Competitor OneWeb has submitted a new application that would add an additional 2,000 satellites capable of operating in the V-band to its planned constellation of 720 satellites.

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Companies Propose Launching 8,700 Satellites into Non-Geosynchronous Orbit

OneWeb satellite. (Credit: Airbus Defence & Space)
OneWeb satellite. (Credit: Airbus Defence & Space)

While SpaceX has received most of the attention for its plan to launch more than 4,000 broadband satellite network, the constellation makes up just over half the number of spacecraft that companies have proposed placing in non-geosynchronous satellite orbit (NGSO).

Companies have filed applications with the Federal Communications Commission (FCC) to launch 8,731 NGSO communications satellites. While most of the constellations would provide broadband and communications services, others would collect Earth observation data.

According to the International Telecommunications Union, NGSO spacecraft “occupy a range of orbital positions (LEO satellites are located between 700km-1,500km from the Earth, MEO satellites are located at 10,000km from the Earth), and do not maintain a stationary position, but instead move in relation to the Earth’s surface.”

SpaceX leads the pack with 4,425 spacecraft, followed by Boeing with 2,956 and WorldVu (aka, OneWeb) with 720. Boeing has a second application before the FCC for a constellation with 60 satellites.

The table below provides a summary of the applications filed with the FCC.

 NGSO APPLICATIONS BEFORE FCC
COMPANYLOCATION
NO. OF SATELLITES
BANDSSERVICES
SpaceXHawthorne, CA4,425Ka, KuGlobal broadband
BoeingSeattle, WA2,956VAdvanced communications, Internet-based services
WorldVu (OneWeb)Arlington, VA720KuGlobal broadband
Kepler CommunicationsToronto, ONT140KuMachine-to-machine communications (Internet of Things)
 Telesat CanadaOttawa, ONT117Ka Wide band and narrow band communications services
 Theia Holdings A, Inc.Philadelphia, PA112KaIntegrated Earth observation and communications network
Spire GlobalSan Francisco, CA100KaMaritime monitoring, meteorological monitoring, and earth imaging services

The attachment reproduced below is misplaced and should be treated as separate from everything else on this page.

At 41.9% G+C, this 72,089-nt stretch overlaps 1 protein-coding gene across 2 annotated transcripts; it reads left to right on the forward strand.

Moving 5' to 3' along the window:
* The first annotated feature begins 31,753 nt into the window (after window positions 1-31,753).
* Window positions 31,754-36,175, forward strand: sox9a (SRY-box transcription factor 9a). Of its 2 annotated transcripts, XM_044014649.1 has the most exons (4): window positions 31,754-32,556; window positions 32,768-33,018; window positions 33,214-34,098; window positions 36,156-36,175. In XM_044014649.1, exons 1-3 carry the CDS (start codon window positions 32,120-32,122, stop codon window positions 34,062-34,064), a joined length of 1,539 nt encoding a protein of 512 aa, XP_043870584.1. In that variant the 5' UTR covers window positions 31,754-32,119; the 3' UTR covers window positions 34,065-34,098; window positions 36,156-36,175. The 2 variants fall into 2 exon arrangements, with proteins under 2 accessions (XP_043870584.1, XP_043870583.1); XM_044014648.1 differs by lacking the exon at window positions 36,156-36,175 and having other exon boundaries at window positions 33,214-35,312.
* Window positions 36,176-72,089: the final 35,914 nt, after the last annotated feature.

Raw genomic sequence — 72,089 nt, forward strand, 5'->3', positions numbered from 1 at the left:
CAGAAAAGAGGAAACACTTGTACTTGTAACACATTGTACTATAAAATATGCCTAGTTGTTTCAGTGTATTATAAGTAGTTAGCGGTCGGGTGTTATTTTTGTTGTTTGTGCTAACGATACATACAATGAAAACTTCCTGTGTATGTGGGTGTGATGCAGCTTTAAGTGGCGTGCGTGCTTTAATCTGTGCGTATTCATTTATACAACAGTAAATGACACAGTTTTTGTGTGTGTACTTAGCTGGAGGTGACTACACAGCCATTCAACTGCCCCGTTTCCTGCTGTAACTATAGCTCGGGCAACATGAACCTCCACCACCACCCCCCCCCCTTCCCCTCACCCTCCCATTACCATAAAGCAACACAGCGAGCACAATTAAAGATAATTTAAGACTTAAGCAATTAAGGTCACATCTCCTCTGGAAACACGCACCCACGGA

LeoSat MAPompano Beach, FL80KaBroadband services
BoeingSeattle, WA60KaVery high speed connectivity for end-user earth stations
 O3bWashington, DC60KaBroadband services
ViaSat  Carlsbad, CA24Ka, VBroadband services
 Karousel LLCAlexandria, VA12KaCommunications
Audacy CommunicationsWalnut, CA3K, VData relay constellation providing satellite operators with seamless access to NGSO satellites
Space Norway ASOslo, Norway2Ka, KuArctic broadband

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SpaceWorks Review Finds Sharp Increase in Smallsat Launches

SpaceWorks_nano_microsat_2014
Excerpts From
2015 Small Satellite Market Observations
Full Presentation

Developed by:

Ms. Elizabeth Buchen
Director, Engineering Economics Group
SpaceWorks Enterprises, Inc. (SEI)
Atlanta, GA

2014

SpaceWorks’ 2014 Projection estimated between 140 and 143 nano/microsatellites across all sectors would launch globally in 2014; 158 nano/microsatellites were actually launched. This represented an increase of nearly 72% compared to 2013.

2015+

In 2014, 107 commercial nano/microsatellites (1-50 kg) launched and thousands of commercial small satellites (101-500 kg) are planned for launch over the next fifteen years. Recent multi-million and multi-billion dollar investments in various ventures confirm the commercial sector’s continued interest in the nano/microsatellite and small satellite industries.